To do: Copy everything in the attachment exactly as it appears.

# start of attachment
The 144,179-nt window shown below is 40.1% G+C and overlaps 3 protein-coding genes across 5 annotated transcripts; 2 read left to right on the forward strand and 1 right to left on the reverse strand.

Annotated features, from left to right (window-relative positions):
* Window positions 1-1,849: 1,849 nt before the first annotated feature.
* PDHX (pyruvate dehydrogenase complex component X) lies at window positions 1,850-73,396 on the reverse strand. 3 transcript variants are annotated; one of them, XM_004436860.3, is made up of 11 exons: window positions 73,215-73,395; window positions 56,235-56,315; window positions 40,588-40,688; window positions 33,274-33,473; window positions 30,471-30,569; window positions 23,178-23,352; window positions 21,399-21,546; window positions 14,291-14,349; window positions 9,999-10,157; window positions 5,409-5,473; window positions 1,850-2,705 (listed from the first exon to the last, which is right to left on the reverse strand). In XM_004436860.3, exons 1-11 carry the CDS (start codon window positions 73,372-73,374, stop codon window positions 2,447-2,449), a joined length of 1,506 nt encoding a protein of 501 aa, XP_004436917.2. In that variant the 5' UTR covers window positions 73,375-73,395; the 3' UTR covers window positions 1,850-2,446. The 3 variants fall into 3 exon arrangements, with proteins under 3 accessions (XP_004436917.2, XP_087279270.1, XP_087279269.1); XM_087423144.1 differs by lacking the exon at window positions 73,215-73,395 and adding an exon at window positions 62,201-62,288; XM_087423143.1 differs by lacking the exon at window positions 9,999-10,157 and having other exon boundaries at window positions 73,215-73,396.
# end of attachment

The 144,179-nt window shown below is 40.1% G+C and overlaps 3 protein-coding genes across 5 annotated transcripts; 2 read left to right on the forward strand and 1 right to left on the reverse strand.

Annotated features, from left to right (window-relative positions):
* Window positions 1-1,849: 1,849 nt before the first annotated feature.
* PDHX (pyruvate dehydrogenase complex component X) lies at window positions 1,850-73,396 on the reverse strand. 3 transcript variants are annotated; one of them, XM_004436860.3, is made up of 11 exons: window positions 73,215-73,395; window positions 56,235-56,315; window positions 40,588-40,688; window positions 33,274-33,473; window positions 30,471-30,569; window positions 23,178-23,352; window positions 21,399-21,546; window positions 14,291-14,349; window positions 9,999-10,157; window positions 5,409-5,473; window positions 1,850-2,705 (listed from the first exon to the last, which is right to left on the reverse strand). In XM_004436860.3, exons 1-11 carry the CDS (start codon window positions 73,372-73,374, stop codon window positions 2,447-2,449), a joined length of 1,506 nt encoding a protein of 501 aa, XP_004436917.2. In that variant the 5' UTR covers window positions 73,375-73,395; the 3' UTR covers window positions 1,850-2,446. The 3 variants fall into 3 exon arrangements, with proteins under 3 accessions (XP_004436917.2, XP_087279270.1, XP_087279269.1); XM_087423144.1 differs by lacking the exon at window positions 73,215-73,395 and adding an exon at window positions 62,201-62,288; XM_087423143.1 differs by lacking the exon at window positions 9,999-10,157 and having other exon boundaries at window positions 73,215-73,396.